It is important to note that your behavior has as much of an effect on your health as does the food you eat and the medicines you take. Your actions and behaviors increase your toxic load. For example, it’s obvious that contact with harsh chemicals are bad for us but so is not getting enough sleep. That might seem small but small things add up to huge problems. Exposing yourself to stressful situations is just as bad as taking Tylenol every day. The medical community, to include mental health community, reports that there is a huge connection between stress and chronic illness.
In addition to stress and a regular lack of adequate sleep, other toxic behaviors include:
Smoking (obvious by now you would think)
Where Do Toxins Come From
Toxins come from many sources. In fact, the world around us is saturated with toxins, many of which we are not even aware of. Pathogens, chemicals, and radiation are three of the most common categories of toxins.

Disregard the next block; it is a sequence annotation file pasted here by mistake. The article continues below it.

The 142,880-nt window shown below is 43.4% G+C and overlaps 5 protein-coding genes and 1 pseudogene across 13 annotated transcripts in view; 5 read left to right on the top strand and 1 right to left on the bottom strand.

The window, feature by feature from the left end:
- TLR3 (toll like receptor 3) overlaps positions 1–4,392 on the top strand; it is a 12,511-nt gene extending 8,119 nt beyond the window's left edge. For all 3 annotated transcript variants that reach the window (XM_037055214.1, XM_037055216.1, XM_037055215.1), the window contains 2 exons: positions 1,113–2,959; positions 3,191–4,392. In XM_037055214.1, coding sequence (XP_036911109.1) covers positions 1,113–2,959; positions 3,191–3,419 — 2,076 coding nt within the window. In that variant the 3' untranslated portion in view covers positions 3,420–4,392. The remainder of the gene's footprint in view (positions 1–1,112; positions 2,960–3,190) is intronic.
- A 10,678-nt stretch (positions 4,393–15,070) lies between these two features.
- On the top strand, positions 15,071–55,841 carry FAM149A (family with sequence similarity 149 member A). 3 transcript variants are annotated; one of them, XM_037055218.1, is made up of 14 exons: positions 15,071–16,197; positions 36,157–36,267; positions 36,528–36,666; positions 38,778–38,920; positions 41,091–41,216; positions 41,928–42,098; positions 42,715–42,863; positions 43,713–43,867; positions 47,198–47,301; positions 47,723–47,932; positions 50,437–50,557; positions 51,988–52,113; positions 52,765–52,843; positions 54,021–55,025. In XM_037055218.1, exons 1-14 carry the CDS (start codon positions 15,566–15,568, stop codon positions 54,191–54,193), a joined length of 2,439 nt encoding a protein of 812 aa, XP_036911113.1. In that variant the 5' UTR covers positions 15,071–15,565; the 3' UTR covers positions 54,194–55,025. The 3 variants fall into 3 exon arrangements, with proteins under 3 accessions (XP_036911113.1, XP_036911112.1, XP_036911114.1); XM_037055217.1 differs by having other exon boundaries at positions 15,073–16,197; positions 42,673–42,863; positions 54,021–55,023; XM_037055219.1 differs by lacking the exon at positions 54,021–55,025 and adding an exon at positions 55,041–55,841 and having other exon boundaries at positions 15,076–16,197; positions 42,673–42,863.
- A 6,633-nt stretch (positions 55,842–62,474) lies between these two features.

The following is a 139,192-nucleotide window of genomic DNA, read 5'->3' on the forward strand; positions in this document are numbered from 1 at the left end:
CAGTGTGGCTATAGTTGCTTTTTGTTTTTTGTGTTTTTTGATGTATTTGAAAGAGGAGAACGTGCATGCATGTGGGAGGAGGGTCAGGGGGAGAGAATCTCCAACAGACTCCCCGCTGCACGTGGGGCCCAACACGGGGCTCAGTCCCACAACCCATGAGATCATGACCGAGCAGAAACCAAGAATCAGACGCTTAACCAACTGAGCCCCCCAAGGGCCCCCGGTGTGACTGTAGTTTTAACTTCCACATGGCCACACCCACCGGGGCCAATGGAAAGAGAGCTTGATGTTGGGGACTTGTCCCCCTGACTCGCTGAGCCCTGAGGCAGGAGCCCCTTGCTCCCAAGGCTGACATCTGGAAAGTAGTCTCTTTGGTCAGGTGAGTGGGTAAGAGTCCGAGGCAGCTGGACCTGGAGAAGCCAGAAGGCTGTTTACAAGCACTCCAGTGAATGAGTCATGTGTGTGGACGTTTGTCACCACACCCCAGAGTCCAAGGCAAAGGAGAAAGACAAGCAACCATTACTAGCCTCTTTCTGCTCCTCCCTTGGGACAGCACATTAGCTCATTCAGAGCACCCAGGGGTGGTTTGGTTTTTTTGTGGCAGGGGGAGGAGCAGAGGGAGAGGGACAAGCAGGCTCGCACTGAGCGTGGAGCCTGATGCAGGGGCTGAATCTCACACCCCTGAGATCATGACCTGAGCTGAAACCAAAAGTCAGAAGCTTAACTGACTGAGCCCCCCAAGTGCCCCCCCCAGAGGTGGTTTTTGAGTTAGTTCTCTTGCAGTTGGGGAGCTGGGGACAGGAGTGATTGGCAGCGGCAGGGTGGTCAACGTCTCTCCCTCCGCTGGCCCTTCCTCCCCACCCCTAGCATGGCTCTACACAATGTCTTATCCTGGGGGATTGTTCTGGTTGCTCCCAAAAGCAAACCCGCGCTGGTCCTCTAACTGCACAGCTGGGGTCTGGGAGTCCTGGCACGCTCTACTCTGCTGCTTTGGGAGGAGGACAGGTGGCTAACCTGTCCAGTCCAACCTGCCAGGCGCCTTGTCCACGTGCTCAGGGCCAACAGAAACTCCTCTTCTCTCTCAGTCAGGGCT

How Are We Affected by Toxins?
Some of the common symptoms of toxic overload include, but are not limited to:
Now that we covered toxins, what they are and how they come to be, let’s talk about detoxing.
The purpose of detoxing is to remove harmful matter from the body.
The body has two main organs that are responsible for doing this – the liver and the kidneys. These organs filter out the toxins in the body.
The liver is the first responder and the process involves two phases to detox the body. (Side note: science has now confirmed that there are in fact three stages, but for the purposes of this article, only the first two will be discussed.)
Phase one is oxidation reduction and hydrolysis which is caused by enzymes that exist on the membrane of liver cells.
In phase two the liver adds more chemicals to the toxic chemicals that were processed by phase one, to make them harmless. This step makes the toxins water soluble making them for easier to remove from the body. Phase three is where the toxins are transported out of the body.